Human tissues in the HCC cohort were obtained from patients with liver resection at Queen Mary Hospital, Hong Kong and randomly selected for the current study. All specimens collected were either snap-frozen in liquid nitrogen and stored at –80°C, or fixed in 10% formalin for paraffin embedding. Frozen sections from tissue samples were cut and stained for histological examination to ensure homogenous cell population. Use of human specimens was approved by the Institutional Review Board of the University of Hong Kong/Hospital Authority Hong Kong West Cluster (Reference Number UW 14-049).

Cell line models

Human HCC cell lines BEL-7402, SMMC-7721, PLC/PRF/5, Huh7, Hep3B, HepG2, MHCC-97L, MHCC-97H and immortalized normal liver cell line LO2 were used. BEL-7402 and SMMC-7721 were obtained from Shanghai Institute of Cell Biology. PLC/PRF/5, Hep3B and HepG2 were purchased from American Type Culture Collection (Manassas, VA). MHCC-97L and MHCC-97H were gifts from Professor Z.Y. Tang at Fudan University. Huh7 was from Dr. H. Nakabayashi at Hokkaido University School of Medicine. LO2 was from Dr. J.R. Gu at the Shanghai Cancer Institute.

Sox9 knockdown and overexpressing HCC cells

To establish Sox9 knockdown clones, recombinant lentivirus was generated by co-transfecting 293FT cells with shSox9 from Sigma-Aldrich Mission® shRNA bacterial glycerol stock, Clone IDs: TRCN0000020386 (shSox9#386) and TRCN0000020388 (shSox9#388) or non-target control (NTC) plasmids and packaging plasmid mix (System Biosciences, Mountain View, CA). Viral supernatant was collected and used to infect Huh7 and Hep3B. The infected cells were selected with puromycin (Sigma-Aldrich). For overexpression study, either Sox9 expression construct (SC321884: NM_000346, human cDNA clone) or empty vector (Origene Technologies, Rockville, MD) were transfected into SMMC-7721 using Lipofectamine® 2000.


Anti-Sox9 antibody was purchased from Millipore (AB5535, Billerica, MA). Anti-β-catenin and glycogen synthase kinase 3β (GSK3β) antibodies were obtained from BD Transduction Laboratories (#610153 & #610201, San Jose, CA). Anti-Oct4, Sox2 and FZD7 antibodies were purchased from Abcam (ab19857, ab97959 & ab51049, Cambridge, UK). Anti-E-cadherin, vimentin and phospho-GSK3β (Ser9) antibodies were obtained from Cell Signaling Technology (#3195, #5741 & #9336, Beverly, MA, USA). Anti-β-actin antibody was purchased from Sigma-Aldrich (A5316, St. Louis, MO, USA). Anti-CD24 (ab30350, Abcam), E-cadherin (#610181, BD Transduction Laboratories) and vimentin antibodies (M0725, Dako, Glostrup, Denmark) were used for immunofluorescent staining. Anti-CK19 (ab52625, Abcam), anti-AFP (A0008, Dako) and anti-EpCAM (M0804, Dako) were used for immunohistochemistry.

Immunohistochemistry (IHC)

Immunohistochemical staining for Sox9, CK19, AFP and EpCAM were performed on formalin-fixed, paraffin-embedded sections using labeled horseradish peroxidase (HRP) method. After heat antigen retrieval with Tris-EDTA buffer (Sox9, CK19 & AFP) or Protease K enzyme antigen retrieval (EpCAM), endogenous peroxidase activities were quenched by 3% H2O2. The sections were immersed in serum free-protein block solution (Dako) and incubated with anti-Sox9 (dilution 1:1000), anti-CK19 (dilution 1:1000), anti-AFP (dilution 1:6000) and anti-EpCAM (dilution 1:100) at 4°C overnight. The sections were thoroughly washed and incubated with Envision HRP-conjugated secondary antibody (Dako). Positive signals were visualized using 3,3′-diaminobenzidine (Dako). Nuclei were counterstained with hematoxylin.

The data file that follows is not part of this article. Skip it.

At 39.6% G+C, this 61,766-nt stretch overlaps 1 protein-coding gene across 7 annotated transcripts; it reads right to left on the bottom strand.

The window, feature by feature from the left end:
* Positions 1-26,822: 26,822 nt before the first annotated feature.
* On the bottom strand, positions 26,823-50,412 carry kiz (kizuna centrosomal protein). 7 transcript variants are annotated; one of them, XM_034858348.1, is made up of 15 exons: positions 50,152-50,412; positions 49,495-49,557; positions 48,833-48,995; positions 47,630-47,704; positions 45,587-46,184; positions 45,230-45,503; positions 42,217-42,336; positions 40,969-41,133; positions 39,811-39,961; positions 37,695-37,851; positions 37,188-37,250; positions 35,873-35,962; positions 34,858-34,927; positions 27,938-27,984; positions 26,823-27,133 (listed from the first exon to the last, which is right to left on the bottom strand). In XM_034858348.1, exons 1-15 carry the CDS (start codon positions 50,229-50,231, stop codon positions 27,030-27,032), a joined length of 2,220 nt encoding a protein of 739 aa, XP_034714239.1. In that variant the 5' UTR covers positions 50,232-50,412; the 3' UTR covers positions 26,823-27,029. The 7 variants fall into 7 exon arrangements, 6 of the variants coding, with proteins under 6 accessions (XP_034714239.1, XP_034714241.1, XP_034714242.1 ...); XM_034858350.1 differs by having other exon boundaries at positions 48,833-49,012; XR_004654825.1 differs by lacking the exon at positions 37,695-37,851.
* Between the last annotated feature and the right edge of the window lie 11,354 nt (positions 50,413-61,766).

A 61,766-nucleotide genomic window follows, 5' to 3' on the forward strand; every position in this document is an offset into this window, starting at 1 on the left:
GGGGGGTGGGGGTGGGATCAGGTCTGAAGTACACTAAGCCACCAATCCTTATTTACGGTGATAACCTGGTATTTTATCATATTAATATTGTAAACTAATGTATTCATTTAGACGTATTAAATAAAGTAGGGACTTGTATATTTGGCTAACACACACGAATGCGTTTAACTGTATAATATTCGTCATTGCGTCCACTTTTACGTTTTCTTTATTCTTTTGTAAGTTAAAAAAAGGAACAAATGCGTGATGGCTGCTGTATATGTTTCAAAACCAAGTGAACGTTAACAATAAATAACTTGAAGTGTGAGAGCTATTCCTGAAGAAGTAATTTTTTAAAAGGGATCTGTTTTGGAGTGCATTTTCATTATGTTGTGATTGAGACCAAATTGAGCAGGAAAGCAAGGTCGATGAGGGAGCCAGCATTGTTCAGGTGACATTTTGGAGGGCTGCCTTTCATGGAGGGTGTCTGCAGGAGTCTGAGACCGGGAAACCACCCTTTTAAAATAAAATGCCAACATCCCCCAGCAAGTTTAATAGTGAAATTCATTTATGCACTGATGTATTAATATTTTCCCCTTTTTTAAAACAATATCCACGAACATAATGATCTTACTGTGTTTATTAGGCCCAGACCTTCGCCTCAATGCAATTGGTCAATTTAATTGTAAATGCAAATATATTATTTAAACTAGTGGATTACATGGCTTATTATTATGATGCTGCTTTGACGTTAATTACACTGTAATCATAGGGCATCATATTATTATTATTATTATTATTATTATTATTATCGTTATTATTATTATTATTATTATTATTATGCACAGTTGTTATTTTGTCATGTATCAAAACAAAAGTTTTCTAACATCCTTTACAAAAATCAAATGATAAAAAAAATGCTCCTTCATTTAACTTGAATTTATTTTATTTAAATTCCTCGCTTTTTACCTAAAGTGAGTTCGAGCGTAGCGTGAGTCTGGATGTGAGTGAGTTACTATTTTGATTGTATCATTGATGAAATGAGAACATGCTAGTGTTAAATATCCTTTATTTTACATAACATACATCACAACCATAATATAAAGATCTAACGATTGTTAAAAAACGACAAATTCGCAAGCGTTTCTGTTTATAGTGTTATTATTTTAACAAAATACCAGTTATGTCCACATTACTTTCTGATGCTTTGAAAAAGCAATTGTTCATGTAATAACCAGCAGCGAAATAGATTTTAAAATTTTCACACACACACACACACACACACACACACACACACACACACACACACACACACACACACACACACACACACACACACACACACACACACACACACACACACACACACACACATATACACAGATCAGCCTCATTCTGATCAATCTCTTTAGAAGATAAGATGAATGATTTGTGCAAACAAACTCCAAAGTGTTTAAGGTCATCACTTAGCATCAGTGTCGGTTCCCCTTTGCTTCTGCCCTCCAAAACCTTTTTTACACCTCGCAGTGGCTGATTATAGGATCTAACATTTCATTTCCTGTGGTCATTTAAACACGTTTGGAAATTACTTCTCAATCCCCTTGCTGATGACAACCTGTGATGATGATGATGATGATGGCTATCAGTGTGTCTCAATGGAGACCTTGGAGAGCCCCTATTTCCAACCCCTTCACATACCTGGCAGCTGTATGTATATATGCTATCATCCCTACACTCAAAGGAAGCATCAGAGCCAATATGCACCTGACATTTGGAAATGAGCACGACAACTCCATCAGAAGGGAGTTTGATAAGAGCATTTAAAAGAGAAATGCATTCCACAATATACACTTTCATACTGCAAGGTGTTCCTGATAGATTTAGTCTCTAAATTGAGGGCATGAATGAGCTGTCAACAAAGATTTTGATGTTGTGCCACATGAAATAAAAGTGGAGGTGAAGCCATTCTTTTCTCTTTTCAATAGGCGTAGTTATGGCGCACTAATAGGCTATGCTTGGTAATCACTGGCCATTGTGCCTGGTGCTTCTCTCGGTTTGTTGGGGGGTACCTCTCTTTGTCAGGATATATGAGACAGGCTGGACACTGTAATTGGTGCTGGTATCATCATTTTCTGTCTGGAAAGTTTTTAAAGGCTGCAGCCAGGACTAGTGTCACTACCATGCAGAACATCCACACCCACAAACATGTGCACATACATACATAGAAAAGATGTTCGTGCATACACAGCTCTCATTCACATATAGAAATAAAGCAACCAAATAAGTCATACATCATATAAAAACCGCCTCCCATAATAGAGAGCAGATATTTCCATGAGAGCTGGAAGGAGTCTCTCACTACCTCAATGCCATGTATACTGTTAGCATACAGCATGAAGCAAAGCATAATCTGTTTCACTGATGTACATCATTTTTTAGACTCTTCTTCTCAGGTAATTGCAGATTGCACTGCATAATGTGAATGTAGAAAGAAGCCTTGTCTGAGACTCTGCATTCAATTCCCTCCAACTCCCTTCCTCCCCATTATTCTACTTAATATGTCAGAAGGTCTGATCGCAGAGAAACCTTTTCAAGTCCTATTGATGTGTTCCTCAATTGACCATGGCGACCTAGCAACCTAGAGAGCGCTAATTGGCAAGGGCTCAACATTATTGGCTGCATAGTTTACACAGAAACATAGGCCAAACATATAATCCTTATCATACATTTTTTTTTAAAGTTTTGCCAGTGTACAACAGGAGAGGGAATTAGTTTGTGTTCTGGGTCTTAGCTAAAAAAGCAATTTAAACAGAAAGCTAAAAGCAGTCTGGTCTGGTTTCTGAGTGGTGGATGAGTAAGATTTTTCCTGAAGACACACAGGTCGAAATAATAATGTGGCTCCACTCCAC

Western blotting

Whole cell lysates from cell lines were extracted using RIPA with protease and phosphatase inhibitors (Roche, Mannheim, Germany). The concentration of protein lysates was determined by Bradford assay (BioRad, Hercules, CA). Protein were separated by SDS-polyacrylamide gel electrophoresis (SDS-PAGE), transferred to polyvinylidene difluoride membrane (Millipore), blocked and incubated with primary antibodies. HRP-conjugated anti-rabbit or anti-mouse IgG were used where appropriate (GE Healthcare Life Sciences, Piscataway, NJ). The signals were visualized using enhanced chemiluminescence method.

RNA extraction and quantitative reverse-transcription polymerase chain reaction (qPCR)

Total RNA was extracted using Trizol reagent (Life Technologies) according to manufacturer’s protocol. One microgram of RNA was used for cDNA synthesis using GeneAmp RNA PCR Kit (Applied Biosystems, Life Technologies). Expression of Sox9 of clinical samples was examined using TaqMan® Assay target probes (Assay ID: Hs01001343_g1), normalized using 18s rRNA (#4319413E, Applied Biosystems, Life Technologies). Expression of chemoresistance-related genes, stemness-associated genes, c-myc and axin2 was examined by Power SYBR® Green PCR Master Mix (#4367659, Applied Biosystems, Life Technologies) using the primers indicated in Supplementary Table S3 with Applied Biosystems 7900HT Fast Real-Time PCR System.

Immunofluorescent (IF) staining

Cells of interest grown on chamber slides were fixed and permeabilized. Following blocking with 10% goat and donkey serum (G9023 and D9663, Sigma-Aldrich), they were incubated with primary antibodies overnight at 4°C. The slides were washed and incubated with Alexa-Fluor®-488 donkey anti-mouse IgG and Alexa-Fluor®-568 goat anti-rabbit IgG (A21202 and A11011, Molecular Probes®, Invitrogen) together with 4’,6-Diamidino-2-Phenylindole (DAPI) (D-1306, Molecular Probes®) for nucleus staining. All images were captured using Zeiss LSM700 inverted confocal microscope (Gottingen, Germany) at Faculty Core Facility, Li Ka Shing Faculty of Medicine, the University of Hong Kong.